For me, Mavis Gallant is the greatest Canadian prose writer. Of the many choices I might have made from her magisterial oeuvre—’An Autobiography,’ ‘The Ice Wagon Going Down the Street,’ ‘The Fenton Child,’ the list goes on—I’ve settled on ‘Voices Lost in Snow,’ one of her lovely evocations of 1930s Anglo Montreal. I just love how weird this story is: it begins as a kind of essay in interwar child-rearing strategies before becoming more straightforwardly narrative, but even once it does we’re hard-pressed to know what’s going on (which is fitting, since its subject is the power of childhood ignorance). Most of my students don’t really care for this story, but those who do (and there’s always a handful, it’s quite gratifying) care for it a lot.
Gallant is the master of obliquity: not even in the final section, the most dramatic, is it obvious that the narrator’s father has suggested to her mother’s friend, one of the child’s many godparents, that they embark on a long-contemplated affair (more than that, even, that they run away together), but only if the child is part of the package. It takes all our readerly efforts to see this silent offer being first made and then rebuffed. Reflecting on this moment later in life, the narrator announces “I brush in memory against the spiderweb” of lies, half-truths, and evasions that marks adulthood. That description sends us back to an earlier moment in the story, the description of the narrator’s escape from serious illness: the child’s new doctor, French Canadian, and thus a scandal to the story’s Anglo characters, solemnly declares, “Votre fille a frôlé la phtisie”—she had a brush with consumption. ‘Voices Lost in Snow’ is made up of such echoes, which readers brush past in near incomprehension.
Above all, I love it for a scene in which father and daughter, trudging through the snowy streets of Montreal, hear “a mob roaring four syllables over and over,” “the name of a hockey player admired to the point of dementia.” The father jerks back as if in physical pain, a look of helplessness on his face. He spits out this heartbreaking line (so resonant to any introvert): “Crowds eat me. Noise eats me.”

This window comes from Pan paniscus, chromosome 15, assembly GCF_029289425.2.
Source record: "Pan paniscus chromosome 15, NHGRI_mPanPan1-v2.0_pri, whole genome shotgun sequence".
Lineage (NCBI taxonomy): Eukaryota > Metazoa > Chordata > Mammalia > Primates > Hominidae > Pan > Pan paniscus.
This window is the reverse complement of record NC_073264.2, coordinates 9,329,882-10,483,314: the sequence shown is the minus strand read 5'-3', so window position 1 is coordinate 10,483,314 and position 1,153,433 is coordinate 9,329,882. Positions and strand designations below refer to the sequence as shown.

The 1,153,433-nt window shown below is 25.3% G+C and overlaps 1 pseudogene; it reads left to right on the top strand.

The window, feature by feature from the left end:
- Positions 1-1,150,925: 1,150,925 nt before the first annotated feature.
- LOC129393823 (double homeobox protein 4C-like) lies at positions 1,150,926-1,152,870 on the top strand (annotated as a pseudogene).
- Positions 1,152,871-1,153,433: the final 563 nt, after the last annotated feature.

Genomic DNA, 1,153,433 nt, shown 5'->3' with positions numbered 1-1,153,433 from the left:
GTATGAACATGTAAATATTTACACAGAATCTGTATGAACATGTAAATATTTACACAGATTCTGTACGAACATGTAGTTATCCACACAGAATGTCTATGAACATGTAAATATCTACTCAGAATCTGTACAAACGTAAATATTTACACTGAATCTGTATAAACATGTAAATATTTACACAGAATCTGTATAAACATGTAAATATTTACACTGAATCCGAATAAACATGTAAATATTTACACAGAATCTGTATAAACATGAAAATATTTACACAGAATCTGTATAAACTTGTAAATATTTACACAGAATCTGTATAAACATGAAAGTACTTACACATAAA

First published in The New Yorker, March 28, 1976. Collected in Home Truths, Random House, 1985 and Varieties of Exile, NYRB Classics, 2003. Read the story here
Maybe the summer, if you want to be all seasonal about it, is a good time to open up Mavis Gallant’s Selected Stories and turn to page 284. Here you will make the acquaintance of Walter Henderson, “a stripling to his friends”, who are the elderly folk of the French Riviera. They look at Walter, and listen to his sociable stories, but see a long-lost loved one, whether that means a lover or “an adored but faithless son”. But this is how Walter spends his winters (driving his car “gaily, as if it were summer”). His summers are a different matter, as he “lolls on a garden chair, rereading his boyhood books”. Only, in Walter’s forty-fifth year, a complication arises, in the form of a family visit…
The details are craftily, cattily observed, the intrigue of the story leisurely. Walter, so used to reading and telling stories of his own, has to acknowledge the discomfiting existence of other people’s. Meditations on age take place against the drowsy backdrop of a “breather” for his guests that they seem reluctant to end. The good news is that Gallant’s Selected Stories runs to nearly 900 pages, making it a pleasantly Walter-like companion for train journeys, sojourns in the sun.
First published in the New Yorker, 1963 and available online to subscribers here and collected in The Selected Stories of Mavis Gallant, Bloomsbury, 1997. Picked by Michael Caines, who works at the Times Literary Supplement. He is the author of Shakespeare and the Eighteenth Century (Oxford University Press, 2013) and the editor of a TLS bicentennial celebration of Jane Austen. He is writing a short book about literary prizes, and a slightly longer book about Brigid Brophy. He is founding editor of the Brixton Review of Books. You can read his full Personal Anthology here.
Whatever happens on New Year’s Eve “happens every day for a year”. That is a scary thought. Especially for the unhappy bereaved Plummers and unhappy almost-orphan Amabel, who spend a squirmingly uncomfortable last night of the year in Moscow enduring the wrong opera in the wrong language with the wrong people.
It’s not a long story and there’s not much plot, just Amabel’s delusions and the Plummers’ dark innards scalpeled open. But every sentence of Gallant’s exact and flowing prose brings a little ping of surprise – oh, she’s going to do that now! Hey, I wasn’t expecting that! Gallant’s characters are frequently outspoken but rarely understand each other. (And when they do, they pretend not to.) Here, Cyrillic script and minds disorderly with time and loss add further division. Nothing, it seems, will rescue the Plummers from their lonely cells, but, at the end, there is a hint that Amabel’s incapacity for deep thought may save her – and that is also typical of Gallant, where intelligence is so often a bar to any conventional form of happiness.
‘New Year’s Eve’ is both heartbreaking and laugh-out-loud funny, and if the evening’s events will indeed repeat themselves throughout 2019, we could all do worse than indulge in some Gallant before the fireworks start.
First published in The New Yorker, 10 Jan 1970. Available in various Gallant collections, including The Selected Stories of Mavis Gallant, Bloomsbury
Chosen by Jo Lloyd. Jo is from South Wales, where she enjoys naming the elements. Her short fiction has appeared in Zoetrope, Ploughshares, Southern Review, Best British Short Stories, and the 2018 O Henry Prize Stories.